A Quantitative Approach to Determining Patentable Subject Matter
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CitationYuqing Cui, A Quantitative Approach to Determining Patentable Subject Matter (May 2015).
AbstractAlthough declared to be “only a threshold test”, what constitutes patentable subject matter is a difficult question that courts have been trying to answer for decades. This work develops a quantitative framework that addresses the question of patent-eligibility of a category of inventions from a fundamental level: whether the benefits outweigh the costs that arise from granting patents to the category of inventions. In evaluating each factor, the framework focuses on determining whether the goals of establishing the patent system in the first place are achieved by granting patents to these inventions. These goals include encouraging the creation, disclosure, and commercialization of the current and future inventions. The factors considered include the cost of research and development, cost of imitation, and the extent of taxing of future innovation. The results of this framework correlate well with the expected outcome of canonical cases and cases under debate. Finally, this paper proposes that the USPTO should be chosen as the institution administering the standard for patentable subject matter. This quantitative framework will hopefully change the current focus on construing statutory language and instead focus efforts on the big picture of achieving goals of having the patent system. It promises to bring in more consistency in future decisions by employing a quantitative analysis methodology which is already widely and successfully used in decision-making in many other fields.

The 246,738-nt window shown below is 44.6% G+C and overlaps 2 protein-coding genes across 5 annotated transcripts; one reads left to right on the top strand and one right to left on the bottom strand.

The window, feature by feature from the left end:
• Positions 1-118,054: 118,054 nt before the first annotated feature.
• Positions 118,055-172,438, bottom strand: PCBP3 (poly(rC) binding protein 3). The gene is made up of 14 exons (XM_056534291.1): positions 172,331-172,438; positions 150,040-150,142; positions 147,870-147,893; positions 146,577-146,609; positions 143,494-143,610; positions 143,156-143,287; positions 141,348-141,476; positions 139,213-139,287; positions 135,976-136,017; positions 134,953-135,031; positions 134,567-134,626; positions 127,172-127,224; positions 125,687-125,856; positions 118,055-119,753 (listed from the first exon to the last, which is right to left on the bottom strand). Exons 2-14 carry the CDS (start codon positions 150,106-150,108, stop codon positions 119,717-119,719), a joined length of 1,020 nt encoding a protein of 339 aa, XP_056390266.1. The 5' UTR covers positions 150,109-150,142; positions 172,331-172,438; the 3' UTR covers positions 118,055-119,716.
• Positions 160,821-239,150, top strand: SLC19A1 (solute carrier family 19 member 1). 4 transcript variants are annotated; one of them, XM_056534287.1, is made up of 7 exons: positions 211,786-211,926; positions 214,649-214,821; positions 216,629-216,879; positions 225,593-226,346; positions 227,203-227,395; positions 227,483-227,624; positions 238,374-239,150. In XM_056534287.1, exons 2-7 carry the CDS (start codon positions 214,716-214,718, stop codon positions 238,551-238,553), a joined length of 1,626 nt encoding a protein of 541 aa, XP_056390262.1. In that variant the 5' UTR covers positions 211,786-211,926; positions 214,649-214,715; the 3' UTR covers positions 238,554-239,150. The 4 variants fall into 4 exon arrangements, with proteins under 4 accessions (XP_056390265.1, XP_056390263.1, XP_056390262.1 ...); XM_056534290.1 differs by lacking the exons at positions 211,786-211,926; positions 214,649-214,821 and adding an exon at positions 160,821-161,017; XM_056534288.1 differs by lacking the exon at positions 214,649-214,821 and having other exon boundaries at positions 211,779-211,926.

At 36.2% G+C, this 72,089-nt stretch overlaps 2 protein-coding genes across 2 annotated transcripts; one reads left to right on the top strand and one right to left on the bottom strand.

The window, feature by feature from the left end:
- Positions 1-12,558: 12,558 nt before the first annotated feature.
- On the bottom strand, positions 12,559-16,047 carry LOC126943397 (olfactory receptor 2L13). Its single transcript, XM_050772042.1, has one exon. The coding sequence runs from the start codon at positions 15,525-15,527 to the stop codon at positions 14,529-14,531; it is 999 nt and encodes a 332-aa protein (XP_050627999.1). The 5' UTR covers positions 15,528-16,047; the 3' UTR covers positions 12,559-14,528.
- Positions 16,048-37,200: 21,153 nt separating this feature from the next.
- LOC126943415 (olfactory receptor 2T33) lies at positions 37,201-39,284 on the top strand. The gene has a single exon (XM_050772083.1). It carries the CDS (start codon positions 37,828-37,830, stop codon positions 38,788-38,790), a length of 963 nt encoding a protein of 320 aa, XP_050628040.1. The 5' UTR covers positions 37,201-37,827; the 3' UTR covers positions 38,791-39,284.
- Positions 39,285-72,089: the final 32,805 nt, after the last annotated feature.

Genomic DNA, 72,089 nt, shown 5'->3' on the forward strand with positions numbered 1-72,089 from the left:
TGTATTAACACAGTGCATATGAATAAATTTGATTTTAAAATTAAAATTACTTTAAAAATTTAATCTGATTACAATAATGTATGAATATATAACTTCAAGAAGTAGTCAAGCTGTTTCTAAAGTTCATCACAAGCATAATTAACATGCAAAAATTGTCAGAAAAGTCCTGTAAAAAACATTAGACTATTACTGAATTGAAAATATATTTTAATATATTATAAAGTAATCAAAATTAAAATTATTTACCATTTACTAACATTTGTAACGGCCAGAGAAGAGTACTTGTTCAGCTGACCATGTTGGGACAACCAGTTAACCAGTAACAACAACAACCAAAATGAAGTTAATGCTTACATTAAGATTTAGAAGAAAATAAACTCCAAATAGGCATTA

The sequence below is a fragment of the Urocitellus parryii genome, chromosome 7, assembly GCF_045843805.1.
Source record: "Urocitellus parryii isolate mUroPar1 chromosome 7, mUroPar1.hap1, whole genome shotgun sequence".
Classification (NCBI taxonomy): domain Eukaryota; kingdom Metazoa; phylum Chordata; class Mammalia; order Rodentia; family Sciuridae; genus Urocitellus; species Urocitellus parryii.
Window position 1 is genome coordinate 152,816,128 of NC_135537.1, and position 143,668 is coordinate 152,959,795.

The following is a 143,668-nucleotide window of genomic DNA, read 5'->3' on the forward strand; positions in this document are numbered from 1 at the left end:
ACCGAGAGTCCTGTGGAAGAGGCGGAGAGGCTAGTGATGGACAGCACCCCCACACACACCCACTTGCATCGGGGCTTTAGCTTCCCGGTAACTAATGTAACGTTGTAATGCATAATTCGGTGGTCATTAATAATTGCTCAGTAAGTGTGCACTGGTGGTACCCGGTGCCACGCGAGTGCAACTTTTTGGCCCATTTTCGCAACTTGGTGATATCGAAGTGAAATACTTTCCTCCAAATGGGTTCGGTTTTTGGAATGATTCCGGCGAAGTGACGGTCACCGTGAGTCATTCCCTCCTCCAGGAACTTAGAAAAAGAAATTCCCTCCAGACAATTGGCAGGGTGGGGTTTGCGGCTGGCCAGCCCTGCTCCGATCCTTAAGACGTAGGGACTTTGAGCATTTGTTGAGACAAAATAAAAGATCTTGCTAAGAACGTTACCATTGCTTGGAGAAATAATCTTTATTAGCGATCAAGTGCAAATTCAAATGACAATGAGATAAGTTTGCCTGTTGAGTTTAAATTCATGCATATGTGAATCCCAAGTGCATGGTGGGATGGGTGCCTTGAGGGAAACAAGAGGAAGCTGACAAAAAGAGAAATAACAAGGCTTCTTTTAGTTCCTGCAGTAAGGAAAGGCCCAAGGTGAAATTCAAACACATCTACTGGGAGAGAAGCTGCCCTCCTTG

Other SourcesAbridged version forthcoming in the Harvard Journal of Law & Technology.
Citable link to this pagehttp://nrs.harvard.edu/urn-3:HUL.InstRepos:20011089
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